Stains, bugs and body fluids found on ‘sanitized' refurbished mattresses sold in Tampa Bay stores

TAMPA, Fla. — The ABC Action News I-Team is investigating the refurbished mattress industry, which experts believe may account for as much as 10 percent of all mattress sales.

These mattresses are made from parts of used mattresses, which are recovered, then sold in discount stores.

But are they really a big bargain?

We took our mattresses to Wholesale Mattress Warehouse in Tampa, which sells only new mattresses made by a fourth-generation Florida-based manufacturer.

"This is not a factory covering. I can tell because there are already holes in it," said store manager Lisa Morrison. 

She says the plastic covering is much thinner than the ones that come on the mattresses she sell.

Morrison also noticed there were no labels on the refurbished mattresses.

"There should automatically be a label at the front of the back of your mattress," she said.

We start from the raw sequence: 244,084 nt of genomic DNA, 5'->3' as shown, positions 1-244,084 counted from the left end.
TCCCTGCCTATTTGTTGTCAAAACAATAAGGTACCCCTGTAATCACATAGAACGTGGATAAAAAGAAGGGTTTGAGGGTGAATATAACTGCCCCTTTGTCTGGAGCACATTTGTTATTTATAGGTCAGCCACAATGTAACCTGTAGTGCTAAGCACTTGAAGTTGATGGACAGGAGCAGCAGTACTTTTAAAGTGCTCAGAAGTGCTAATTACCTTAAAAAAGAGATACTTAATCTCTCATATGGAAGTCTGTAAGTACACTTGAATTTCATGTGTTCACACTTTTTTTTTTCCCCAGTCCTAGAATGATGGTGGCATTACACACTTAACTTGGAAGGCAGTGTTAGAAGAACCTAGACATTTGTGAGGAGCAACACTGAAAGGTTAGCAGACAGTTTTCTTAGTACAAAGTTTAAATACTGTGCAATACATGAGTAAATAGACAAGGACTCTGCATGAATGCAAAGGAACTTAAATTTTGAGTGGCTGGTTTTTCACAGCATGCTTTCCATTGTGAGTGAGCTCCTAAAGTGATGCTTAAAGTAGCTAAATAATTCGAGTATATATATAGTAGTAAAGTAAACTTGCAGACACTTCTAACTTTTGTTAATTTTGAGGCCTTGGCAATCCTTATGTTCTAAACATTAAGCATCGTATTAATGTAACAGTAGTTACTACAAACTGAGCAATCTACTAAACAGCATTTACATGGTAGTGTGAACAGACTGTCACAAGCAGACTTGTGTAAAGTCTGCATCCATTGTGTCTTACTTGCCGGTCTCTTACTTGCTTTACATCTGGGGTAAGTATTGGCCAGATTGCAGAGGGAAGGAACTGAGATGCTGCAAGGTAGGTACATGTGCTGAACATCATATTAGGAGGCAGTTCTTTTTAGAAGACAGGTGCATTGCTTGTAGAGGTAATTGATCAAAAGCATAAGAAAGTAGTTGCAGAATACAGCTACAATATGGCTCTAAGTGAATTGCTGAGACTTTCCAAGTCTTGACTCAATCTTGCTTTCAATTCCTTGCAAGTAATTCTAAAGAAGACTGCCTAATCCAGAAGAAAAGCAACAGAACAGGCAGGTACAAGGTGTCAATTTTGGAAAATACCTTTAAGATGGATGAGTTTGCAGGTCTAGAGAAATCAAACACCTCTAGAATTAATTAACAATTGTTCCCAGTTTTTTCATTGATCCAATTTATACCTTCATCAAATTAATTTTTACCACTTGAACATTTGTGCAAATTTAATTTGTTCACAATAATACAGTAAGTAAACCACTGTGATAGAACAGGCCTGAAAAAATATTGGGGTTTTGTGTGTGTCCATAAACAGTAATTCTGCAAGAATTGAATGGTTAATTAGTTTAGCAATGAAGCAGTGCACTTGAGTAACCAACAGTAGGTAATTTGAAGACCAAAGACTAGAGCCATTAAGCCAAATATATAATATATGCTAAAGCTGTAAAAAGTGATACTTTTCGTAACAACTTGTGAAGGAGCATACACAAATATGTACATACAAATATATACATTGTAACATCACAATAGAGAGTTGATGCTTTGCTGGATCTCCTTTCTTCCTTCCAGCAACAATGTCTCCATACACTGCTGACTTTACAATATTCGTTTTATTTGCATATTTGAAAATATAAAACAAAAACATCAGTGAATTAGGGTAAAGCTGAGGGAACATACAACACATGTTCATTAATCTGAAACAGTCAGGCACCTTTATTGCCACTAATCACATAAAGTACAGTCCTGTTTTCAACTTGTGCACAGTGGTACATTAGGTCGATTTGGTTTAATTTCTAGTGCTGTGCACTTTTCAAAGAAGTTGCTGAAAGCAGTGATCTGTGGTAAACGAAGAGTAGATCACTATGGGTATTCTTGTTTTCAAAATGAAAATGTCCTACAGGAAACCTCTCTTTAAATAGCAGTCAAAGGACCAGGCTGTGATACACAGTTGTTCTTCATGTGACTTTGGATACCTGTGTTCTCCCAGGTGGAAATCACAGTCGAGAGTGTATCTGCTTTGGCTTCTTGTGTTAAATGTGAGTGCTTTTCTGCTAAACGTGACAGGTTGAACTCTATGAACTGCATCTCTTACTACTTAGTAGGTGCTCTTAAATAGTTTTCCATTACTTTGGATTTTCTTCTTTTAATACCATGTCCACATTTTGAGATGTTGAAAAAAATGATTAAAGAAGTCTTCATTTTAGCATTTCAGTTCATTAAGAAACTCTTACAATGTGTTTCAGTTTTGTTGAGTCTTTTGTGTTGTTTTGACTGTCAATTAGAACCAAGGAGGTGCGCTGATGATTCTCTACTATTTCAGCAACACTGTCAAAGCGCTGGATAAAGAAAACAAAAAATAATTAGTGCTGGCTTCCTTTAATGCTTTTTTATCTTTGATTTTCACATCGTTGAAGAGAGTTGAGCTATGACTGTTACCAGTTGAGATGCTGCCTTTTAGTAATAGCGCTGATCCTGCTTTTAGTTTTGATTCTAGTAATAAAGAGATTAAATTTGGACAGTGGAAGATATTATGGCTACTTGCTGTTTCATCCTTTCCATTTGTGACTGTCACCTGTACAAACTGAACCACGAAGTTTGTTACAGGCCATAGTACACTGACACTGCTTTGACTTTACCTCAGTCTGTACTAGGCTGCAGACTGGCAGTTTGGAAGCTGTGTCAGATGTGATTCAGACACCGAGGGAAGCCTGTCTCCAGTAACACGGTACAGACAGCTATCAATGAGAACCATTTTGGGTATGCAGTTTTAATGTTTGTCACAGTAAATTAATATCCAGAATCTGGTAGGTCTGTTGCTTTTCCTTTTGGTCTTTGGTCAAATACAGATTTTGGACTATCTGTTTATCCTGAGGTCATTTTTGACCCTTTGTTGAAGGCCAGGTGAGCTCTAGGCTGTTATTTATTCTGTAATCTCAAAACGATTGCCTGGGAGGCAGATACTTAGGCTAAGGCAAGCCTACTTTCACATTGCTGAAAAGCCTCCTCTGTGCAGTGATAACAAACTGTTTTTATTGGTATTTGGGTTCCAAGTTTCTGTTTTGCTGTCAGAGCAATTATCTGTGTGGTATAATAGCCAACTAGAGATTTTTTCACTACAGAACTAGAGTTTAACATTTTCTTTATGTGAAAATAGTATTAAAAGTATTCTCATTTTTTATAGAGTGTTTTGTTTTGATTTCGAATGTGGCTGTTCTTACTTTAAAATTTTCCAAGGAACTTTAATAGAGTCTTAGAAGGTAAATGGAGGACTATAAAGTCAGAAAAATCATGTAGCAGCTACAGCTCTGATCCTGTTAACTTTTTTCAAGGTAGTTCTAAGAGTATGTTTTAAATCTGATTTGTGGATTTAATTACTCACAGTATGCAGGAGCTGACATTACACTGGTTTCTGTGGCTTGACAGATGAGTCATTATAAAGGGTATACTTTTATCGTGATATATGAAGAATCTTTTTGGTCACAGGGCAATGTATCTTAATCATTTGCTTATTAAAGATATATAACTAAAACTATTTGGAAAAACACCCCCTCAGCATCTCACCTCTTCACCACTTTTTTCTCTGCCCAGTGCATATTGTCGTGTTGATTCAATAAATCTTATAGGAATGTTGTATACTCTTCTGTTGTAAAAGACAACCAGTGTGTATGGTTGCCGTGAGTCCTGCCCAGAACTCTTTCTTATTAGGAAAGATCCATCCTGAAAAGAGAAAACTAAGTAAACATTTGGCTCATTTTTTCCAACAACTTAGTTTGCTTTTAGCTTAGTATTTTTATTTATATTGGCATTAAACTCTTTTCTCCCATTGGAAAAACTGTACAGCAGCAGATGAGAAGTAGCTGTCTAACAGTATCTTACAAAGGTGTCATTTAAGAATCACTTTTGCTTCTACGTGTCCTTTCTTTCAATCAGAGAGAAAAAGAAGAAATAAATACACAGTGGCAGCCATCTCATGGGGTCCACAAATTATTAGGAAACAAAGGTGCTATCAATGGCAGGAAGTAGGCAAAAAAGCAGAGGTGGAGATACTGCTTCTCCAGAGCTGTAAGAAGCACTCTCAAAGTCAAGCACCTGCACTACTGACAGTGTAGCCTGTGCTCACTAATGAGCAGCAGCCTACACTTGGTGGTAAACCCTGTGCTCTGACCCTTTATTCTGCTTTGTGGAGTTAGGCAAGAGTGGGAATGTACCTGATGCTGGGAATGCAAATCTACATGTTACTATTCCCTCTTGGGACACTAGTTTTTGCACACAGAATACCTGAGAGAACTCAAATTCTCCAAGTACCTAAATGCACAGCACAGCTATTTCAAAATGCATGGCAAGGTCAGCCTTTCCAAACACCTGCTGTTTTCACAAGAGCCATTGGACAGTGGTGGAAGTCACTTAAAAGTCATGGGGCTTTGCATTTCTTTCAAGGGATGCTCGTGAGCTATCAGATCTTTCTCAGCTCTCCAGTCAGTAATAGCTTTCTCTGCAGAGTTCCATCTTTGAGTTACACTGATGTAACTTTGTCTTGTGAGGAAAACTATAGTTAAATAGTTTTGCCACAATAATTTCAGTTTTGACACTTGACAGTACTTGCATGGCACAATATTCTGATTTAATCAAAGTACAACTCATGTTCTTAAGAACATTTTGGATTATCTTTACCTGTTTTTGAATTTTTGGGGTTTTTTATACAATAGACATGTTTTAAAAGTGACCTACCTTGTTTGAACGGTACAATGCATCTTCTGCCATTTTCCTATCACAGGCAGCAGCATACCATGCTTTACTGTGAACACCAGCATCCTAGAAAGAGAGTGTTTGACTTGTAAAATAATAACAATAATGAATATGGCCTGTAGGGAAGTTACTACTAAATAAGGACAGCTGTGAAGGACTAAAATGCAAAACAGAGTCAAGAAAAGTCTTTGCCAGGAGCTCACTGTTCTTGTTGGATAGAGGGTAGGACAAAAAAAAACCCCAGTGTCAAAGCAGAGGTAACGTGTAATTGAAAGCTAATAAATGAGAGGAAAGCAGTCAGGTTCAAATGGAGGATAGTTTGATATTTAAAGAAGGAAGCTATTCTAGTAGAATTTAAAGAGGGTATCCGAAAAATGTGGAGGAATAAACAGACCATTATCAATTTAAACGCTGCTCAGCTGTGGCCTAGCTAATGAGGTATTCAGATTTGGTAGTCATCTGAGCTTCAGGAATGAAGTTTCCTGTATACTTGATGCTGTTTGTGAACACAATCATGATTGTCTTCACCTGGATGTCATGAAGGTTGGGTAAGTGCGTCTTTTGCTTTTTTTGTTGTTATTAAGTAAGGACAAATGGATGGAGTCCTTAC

The tag should be white and declare it passes flammability tests and is made of all new materials. 

Morrison said in recent months her store has heard from customers who were upset that they unknowingly bought refurbished mattresses from other stores. 

In Florida, it's legal to sell refurbished mattresses, which have new covers and are supposed to be sanitized. The people who make them claim they are "sanitized," but ABC Action News has discovered that might not always be happening.

The I-Team has uncovered that manufacturers and retailers aren’t always letting consumers know what really may be inside. And since nobody regularly polices existing regulations, mattress refurbishing operations can fly under the radar.

The problem? New mattresses can sell for hundreds or thousands of dollars.

Not everyone can afford to pay that much for a mattress, so customers flock to stores where they can get a better deal.

Payless Furniture, a family owned and operated discount furniture store in Tampa, sells refurbished mattress sets for $109. Customers, many of whom spent months sleeping on air mattresses, buy them at a rate of dozens of sets a day.